School Library Journal
YAA vast kaleidoscope of impressions in over 145 different articles and excerpts from books (including Bill Mauldin's Up Front and John Hersey's Hiroshima). Students seeking information on The Munich Conference can read selections by William L. Shirer and Dorothy Thompson; they can learn about the London Blitz from Edward R. Murrow; and about rescue at sea from Margaret Bourke-White. They will find Ernie Pyle, A.J. Liebling, or Roi Ottley among these multiple short, readable, primary-source selections. Journalism and history students can track both the war and American attitudes through these narratives.Barbara Hawkins, Oakton High School, Fairfax, VA
Gilbert Taylor
Back when literate people read instead of watched, their journalists filed riveting stories about the century's biggest news event. Some pieces became instant classics, such as Mauldin's "Up Front" or Hersey's "Hiroshima", both of which grace this collection. Naturally, it calls the roll of the greats--Murrow, Pyle, Shirer--but it also revives skilled scriveners who would otherwise molder in obscurity in old issues of the "New Yorker", "Life", or "Harper's" magazines. Perhaps the most visceral impact is leveled by the combat reporters: no matter how gruesome the crimson gore modern minicams transmit to our homes, the black-and-white type more authentically conveys the insane, wasteful experience. Reporters like Richard Tregaskis at Guadalcanal, Beirne Lay on a bombing raid over Germany, or Tom Lea hitting the beach of Peleliu concretely record the fury and soul-shaking anxiety of fighting. Away from the front, the editors have included items protesting discrimination against blacks and Japanese Americans, as well as the initial rumor items about a Nazi mass murder program, followed by eyewitness revelations from the liberated camps. Copiously adorned with pictures, this engrossing resource lays a foundation no library collection will regret holding.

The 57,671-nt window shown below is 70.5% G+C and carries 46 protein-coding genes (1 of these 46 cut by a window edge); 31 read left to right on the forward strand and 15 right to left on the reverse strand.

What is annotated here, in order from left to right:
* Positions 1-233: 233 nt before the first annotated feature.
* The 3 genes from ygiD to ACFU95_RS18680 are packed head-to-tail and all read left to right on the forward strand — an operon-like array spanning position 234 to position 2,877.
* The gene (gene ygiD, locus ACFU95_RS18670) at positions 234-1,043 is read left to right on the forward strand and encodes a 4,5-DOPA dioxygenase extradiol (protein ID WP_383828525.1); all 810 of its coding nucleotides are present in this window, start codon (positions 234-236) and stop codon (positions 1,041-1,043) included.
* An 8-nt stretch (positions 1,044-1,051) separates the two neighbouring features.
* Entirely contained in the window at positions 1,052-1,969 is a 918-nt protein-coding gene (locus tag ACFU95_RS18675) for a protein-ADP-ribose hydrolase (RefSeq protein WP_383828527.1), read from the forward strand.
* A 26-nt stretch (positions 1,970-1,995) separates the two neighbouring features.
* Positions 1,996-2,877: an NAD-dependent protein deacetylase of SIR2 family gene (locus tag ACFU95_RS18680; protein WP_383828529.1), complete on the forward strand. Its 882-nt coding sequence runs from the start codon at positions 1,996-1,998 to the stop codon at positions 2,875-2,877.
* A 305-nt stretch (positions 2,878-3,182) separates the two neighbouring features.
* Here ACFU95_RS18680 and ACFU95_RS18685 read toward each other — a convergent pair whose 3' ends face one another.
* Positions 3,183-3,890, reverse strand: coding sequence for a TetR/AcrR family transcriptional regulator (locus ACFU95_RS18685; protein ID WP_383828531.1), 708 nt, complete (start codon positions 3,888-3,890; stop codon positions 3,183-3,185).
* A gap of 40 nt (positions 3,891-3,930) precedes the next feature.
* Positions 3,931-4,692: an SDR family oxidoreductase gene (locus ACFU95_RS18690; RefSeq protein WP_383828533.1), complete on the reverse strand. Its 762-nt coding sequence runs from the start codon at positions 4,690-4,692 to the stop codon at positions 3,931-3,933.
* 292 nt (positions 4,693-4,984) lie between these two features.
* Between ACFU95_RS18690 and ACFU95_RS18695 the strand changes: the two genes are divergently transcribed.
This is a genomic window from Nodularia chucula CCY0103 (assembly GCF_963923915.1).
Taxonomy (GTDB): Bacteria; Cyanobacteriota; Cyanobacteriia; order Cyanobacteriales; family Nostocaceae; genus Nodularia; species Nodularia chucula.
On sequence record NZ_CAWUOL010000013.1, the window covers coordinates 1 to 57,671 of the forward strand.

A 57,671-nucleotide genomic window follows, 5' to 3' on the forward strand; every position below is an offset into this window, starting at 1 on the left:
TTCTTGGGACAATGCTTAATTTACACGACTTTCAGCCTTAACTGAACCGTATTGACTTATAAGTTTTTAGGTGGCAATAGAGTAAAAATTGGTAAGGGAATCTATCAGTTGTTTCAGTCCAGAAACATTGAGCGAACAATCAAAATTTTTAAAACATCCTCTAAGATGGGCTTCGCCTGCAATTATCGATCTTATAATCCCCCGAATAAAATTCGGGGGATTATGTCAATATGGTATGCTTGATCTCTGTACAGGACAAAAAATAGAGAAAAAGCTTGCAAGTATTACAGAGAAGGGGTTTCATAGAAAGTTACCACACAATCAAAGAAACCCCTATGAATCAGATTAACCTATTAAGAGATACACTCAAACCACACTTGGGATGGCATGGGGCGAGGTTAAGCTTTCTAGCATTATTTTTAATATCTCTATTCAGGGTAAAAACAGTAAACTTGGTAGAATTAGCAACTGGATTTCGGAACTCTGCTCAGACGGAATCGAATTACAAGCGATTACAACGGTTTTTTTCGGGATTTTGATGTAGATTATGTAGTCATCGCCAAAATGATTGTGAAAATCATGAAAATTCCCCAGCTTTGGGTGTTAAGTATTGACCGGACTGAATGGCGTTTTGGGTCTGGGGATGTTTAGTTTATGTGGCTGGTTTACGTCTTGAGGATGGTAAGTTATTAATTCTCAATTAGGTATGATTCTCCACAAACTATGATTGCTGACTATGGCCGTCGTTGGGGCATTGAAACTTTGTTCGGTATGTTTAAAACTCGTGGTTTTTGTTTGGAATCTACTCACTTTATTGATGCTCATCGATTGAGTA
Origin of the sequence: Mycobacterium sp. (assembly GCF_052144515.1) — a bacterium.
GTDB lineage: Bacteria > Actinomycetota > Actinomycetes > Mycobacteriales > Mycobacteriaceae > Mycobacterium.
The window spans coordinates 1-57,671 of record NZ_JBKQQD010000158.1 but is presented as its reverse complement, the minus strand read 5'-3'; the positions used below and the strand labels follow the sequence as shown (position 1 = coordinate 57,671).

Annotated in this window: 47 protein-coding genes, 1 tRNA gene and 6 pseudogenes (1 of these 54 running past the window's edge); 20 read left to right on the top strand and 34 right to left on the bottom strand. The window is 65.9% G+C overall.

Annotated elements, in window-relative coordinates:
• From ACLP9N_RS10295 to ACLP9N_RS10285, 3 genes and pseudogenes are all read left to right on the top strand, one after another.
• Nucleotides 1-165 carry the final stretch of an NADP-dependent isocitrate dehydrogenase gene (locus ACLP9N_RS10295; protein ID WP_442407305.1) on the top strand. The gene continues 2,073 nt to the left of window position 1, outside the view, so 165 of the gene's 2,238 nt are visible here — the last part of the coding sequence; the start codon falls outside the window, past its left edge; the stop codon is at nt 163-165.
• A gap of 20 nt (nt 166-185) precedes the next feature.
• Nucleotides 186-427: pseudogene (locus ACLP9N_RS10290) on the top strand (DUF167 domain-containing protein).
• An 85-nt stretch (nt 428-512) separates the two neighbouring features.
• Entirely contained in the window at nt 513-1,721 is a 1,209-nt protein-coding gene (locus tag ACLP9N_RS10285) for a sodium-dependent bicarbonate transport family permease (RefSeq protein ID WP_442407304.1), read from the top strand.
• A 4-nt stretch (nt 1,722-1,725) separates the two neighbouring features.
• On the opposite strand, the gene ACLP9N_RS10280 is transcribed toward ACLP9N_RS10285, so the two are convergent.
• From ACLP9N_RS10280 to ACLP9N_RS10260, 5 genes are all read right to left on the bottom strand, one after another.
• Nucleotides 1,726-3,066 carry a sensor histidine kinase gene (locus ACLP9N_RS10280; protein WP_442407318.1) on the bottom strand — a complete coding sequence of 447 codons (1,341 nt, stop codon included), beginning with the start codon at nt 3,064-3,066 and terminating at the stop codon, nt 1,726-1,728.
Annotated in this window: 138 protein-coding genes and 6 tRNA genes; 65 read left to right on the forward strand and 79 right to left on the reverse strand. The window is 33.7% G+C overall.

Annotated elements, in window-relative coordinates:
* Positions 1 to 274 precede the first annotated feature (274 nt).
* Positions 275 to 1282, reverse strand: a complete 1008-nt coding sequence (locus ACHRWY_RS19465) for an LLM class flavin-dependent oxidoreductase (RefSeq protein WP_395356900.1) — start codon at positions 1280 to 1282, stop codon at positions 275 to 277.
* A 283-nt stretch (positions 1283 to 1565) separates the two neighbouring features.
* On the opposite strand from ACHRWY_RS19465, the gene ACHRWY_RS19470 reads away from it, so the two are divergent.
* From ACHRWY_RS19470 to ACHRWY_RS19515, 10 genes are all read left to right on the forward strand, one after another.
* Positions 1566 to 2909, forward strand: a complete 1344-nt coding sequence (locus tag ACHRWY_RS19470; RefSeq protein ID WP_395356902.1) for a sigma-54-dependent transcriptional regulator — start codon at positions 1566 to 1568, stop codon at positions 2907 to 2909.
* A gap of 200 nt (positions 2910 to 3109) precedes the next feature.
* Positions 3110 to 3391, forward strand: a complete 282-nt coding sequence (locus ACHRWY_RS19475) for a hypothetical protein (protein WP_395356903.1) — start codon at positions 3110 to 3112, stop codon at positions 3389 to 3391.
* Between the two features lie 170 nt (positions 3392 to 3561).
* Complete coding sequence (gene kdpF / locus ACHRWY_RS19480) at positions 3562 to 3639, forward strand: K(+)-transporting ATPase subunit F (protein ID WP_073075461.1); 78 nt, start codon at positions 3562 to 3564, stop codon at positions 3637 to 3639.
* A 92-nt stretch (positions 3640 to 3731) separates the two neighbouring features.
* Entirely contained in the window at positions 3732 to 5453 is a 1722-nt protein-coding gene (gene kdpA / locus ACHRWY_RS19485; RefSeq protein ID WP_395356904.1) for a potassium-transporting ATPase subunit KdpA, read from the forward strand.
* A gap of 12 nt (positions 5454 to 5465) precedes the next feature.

Read More Show Less

Product Details